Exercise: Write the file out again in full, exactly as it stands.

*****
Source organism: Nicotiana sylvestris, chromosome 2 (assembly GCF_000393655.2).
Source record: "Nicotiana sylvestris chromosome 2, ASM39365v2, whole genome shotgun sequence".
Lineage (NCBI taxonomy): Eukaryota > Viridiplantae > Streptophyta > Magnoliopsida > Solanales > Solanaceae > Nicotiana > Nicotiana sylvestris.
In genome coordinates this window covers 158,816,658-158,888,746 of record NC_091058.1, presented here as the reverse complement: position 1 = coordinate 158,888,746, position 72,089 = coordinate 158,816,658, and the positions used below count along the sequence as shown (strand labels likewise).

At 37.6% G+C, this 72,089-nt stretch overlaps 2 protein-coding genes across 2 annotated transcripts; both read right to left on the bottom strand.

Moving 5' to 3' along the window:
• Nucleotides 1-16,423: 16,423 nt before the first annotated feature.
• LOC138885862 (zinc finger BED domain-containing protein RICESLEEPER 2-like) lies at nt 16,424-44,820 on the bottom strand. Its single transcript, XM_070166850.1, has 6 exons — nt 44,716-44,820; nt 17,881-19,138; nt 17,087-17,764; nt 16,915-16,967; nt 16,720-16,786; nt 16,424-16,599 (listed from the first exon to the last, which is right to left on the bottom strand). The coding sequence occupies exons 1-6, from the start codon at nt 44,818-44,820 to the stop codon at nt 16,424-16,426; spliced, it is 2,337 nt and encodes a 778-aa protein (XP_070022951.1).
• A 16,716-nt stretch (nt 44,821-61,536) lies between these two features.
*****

Source organism: Nicotiana sylvestris, chromosome 2 (assembly GCF_000393655.2).
Source record: "Nicotiana sylvestris chromosome 2, ASM39365v2, whole genome shotgun sequence".
Lineage (NCBI taxonomy): Eukaryota > Viridiplantae > Streptophyta > Magnoliopsida > Solanales > Solanaceae > Nicotiana > Nicotiana sylvestris.
In genome coordinates this window covers 158,816,658-158,888,746 of record NC_091058.1, presented here as the reverse complement: position 1 = coordinate 158,888,746, position 72,089 = coordinate 158,816,658, and the positions used below count along the sequence as shown (strand labels likewise).

At 37.6% G+C, this 72,089-nt stretch overlaps 2 protein-coding genes across 2 annotated transcripts; both read right to left on the bottom strand.

Moving 5' to 3' along the window:
• Nucleotides 1-16,423: 16,423 nt before the first annotated feature.
• LOC138885862 (zinc finger BED domain-containing protein RICESLEEPER 2-like) lies at nt 16,424-44,820 on the bottom strand. Its single transcript, XM_070166850.1, has 6 exons — nt 44,716-44,820; nt 17,881-19,138; nt 17,087-17,764; nt 16,915-16,967; nt 16,720-16,786; nt 16,424-16,599 (listed from the first exon to the last, which is right to left on the bottom strand). The coding sequence occupies exons 1-6, from the start codon at nt 44,818-44,820 to the stop codon at nt 16,424-16,426; spliced, it is 2,337 nt and encodes a 778-aa protein (XP_070022951.1).
• A 16,716-nt stretch (nt 44,821-61,536) lies between these two features.